The U.S. economy is not in want of compelling data points of late, with prints in all sorts of indicators well outside of historical norms. The challenge, of course, is that many of these series are in open contradiction. For its part, the Astor Economic Index® (AEI) indicates an economy that is cooling (or has already cooled). We discuss several of the series driving the AEI, as well as, the recent change in the market’s perception in the Fed’s reaction function, below.
The AEI has been essentially stagnant in 2023, with continued weak PMIs counterbalanced by a red hot labor market. The current level of the AEI has historically coincided with weak economic growth, but it remains above the “very weak” depths.
The non-manufacturing component of Purchasing Manager Indices (i.e. services) staged a remarkable rebound in January, with the index printing at 55.2, up from 49.2 the month prior and returning to a level indicative of sector growth. The uptick was led by business activity and new orders, two crucial subcomponents. ISM Manufacturing, meanwhile, continued its decline, printing at 47.4, with new orders falling. A potential driver is that the U.S. consumer has perhaps resumed normal consumption habits, with a preference for services over goods.
Non-farm payrolls were well above consensus, printing at 517,000 m/m (consensus forecast 189,000). There were some minor quibbles around seasonal adjustments and other methodological concerns, but make no mistake: the magnitude of this number is difficult to handwave away. The labor market sets up an interesting dynamic for the Fed (and for investors), as policymakers would like to see a substantial easing in labor markets (and thus in wage growth). So far, there have been no signs of companies slowing hiring or shedding jobs beyond anecdotes in the tech sector.
CPI came in appropriately hot at 6.4% (0.5% m/m) , with core at 5.6% (0.4% m/m). Core inflation appears to have leveled off at a higher level than the Fed would like, with the 4 months or so of m/m readings around 0.3% – 0.4%. Hopes that the services component of inflation would start to trend downwards on the back of lower shelter costs were dashed, with core services ex. shelter up 0.27% m/m. Good prices, however, have continued to soften, suggesting that the Fed will be closely watching services in the months to come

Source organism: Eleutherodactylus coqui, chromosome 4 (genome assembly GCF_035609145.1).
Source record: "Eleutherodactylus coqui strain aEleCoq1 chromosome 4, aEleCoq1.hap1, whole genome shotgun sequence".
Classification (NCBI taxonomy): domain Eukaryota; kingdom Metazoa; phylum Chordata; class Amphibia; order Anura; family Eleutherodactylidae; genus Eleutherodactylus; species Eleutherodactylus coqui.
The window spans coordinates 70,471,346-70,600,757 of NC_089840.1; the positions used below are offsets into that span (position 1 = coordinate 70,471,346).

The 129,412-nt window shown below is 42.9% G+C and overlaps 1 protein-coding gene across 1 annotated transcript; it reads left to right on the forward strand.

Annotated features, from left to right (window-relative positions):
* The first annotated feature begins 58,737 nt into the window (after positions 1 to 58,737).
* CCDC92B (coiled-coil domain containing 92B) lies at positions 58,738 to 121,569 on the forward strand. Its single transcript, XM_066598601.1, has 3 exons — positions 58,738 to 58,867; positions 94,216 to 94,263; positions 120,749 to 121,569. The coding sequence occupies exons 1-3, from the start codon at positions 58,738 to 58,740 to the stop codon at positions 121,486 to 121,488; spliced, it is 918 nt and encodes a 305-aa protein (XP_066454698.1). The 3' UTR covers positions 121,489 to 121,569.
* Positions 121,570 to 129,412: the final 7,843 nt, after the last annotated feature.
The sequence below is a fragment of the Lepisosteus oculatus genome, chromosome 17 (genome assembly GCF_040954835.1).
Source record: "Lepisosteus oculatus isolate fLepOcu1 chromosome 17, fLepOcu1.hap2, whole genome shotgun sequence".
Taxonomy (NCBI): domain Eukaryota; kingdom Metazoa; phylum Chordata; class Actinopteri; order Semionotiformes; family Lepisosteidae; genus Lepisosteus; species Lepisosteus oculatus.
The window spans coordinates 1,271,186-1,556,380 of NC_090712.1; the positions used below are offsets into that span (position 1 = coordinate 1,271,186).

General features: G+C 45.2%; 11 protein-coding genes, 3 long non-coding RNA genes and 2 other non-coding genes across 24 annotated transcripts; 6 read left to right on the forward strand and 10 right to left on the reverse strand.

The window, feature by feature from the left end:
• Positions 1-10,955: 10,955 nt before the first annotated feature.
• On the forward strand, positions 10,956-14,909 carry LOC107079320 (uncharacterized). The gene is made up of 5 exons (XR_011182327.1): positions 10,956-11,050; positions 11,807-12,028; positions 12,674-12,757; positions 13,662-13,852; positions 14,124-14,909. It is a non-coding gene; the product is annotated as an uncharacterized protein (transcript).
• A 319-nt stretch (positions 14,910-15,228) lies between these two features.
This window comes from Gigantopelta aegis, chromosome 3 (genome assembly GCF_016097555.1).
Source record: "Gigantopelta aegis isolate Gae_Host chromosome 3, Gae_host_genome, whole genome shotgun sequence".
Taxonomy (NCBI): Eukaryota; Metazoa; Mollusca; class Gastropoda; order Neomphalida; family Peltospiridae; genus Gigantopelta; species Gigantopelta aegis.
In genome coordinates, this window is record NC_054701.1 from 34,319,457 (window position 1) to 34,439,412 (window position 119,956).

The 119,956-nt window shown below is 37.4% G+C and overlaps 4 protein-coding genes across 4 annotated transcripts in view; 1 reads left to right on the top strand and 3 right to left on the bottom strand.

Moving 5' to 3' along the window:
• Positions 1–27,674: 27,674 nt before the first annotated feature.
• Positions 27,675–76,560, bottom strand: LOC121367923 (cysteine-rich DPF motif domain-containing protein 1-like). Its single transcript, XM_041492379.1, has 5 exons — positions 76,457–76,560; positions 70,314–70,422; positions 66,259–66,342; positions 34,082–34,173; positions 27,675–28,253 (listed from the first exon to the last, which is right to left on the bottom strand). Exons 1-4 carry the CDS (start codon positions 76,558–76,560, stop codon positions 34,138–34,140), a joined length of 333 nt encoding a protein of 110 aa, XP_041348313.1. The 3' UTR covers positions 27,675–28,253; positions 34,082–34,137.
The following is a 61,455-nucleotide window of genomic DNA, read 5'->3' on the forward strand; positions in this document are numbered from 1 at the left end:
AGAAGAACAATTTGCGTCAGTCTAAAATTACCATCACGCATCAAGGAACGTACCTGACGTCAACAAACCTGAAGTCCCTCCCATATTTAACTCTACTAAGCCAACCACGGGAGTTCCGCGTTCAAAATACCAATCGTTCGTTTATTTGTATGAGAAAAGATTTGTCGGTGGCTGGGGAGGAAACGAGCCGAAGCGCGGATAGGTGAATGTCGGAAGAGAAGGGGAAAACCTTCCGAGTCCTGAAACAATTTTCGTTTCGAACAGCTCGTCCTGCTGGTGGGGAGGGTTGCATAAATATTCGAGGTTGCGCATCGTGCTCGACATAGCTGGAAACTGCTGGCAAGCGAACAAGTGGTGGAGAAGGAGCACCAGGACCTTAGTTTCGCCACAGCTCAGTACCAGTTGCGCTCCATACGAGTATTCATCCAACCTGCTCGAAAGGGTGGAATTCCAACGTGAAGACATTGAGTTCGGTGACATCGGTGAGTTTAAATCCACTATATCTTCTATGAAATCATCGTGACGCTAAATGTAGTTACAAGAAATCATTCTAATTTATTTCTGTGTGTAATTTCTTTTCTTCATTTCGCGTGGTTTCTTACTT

Both non-farm payrolls and CPI will probably give the Fed serious second thoughts towards its telegraphed rate hike pause, which was thought to be as soon as March/April. We’ve noted repeatedly that market participants and the Fed were at odds around the future path of monetary policy. The market had been discounting the possibility of higher for longer monetary policy for some time, with expectations for as much as 50bps in cuts in 2023 observed in Fed Funds Futures markets as recently as last month. These readings, as well as Fed communications, have finally led the market to take the Fed at its word when it says the terminal rate is likely above 5%. As things stand now, the market is pricing a terminal rate around 5.3% (suggesting another two hikes of 25bps) and dropping back to 5% around year end.
The economic tea leaves are a bit of a muddle at the moment, but the U.S. economy seems to be getting along fine, with some signs of cracks in consumer balance sheets and survey data. The possibility of a hard landing, with the Fed hiking well into restrictive territory, as well as that of a soft landing, or no landing at all, seem equally likely at this point. We will be watching incoming data closely for any advance signs of broadening weakness in the U.S. economy, and for incipient softness in the labor market.
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The Astor Economic Index®: The Astor Economic Index® is a proprietary index created by Astor Investment Management LLC. It represents an aggregation of various economic data points. The Astor Economic Index® is designed to track the varying levels of growth within the U.S. economy by analyzing current trends against historical data. The Astor Economic Index® is not an investable product. The Astor Economic Index® should not be used as the sole determining factor for your investment decisions. The Index is based on retroactive data points and may be subject to hindsight bias. There is no guarantee the Index will produce the same results in the future. All conclusions are those of Astor and are subject to change. Astor Economic Index® is a registered trademark of Astor Investment Management LLC.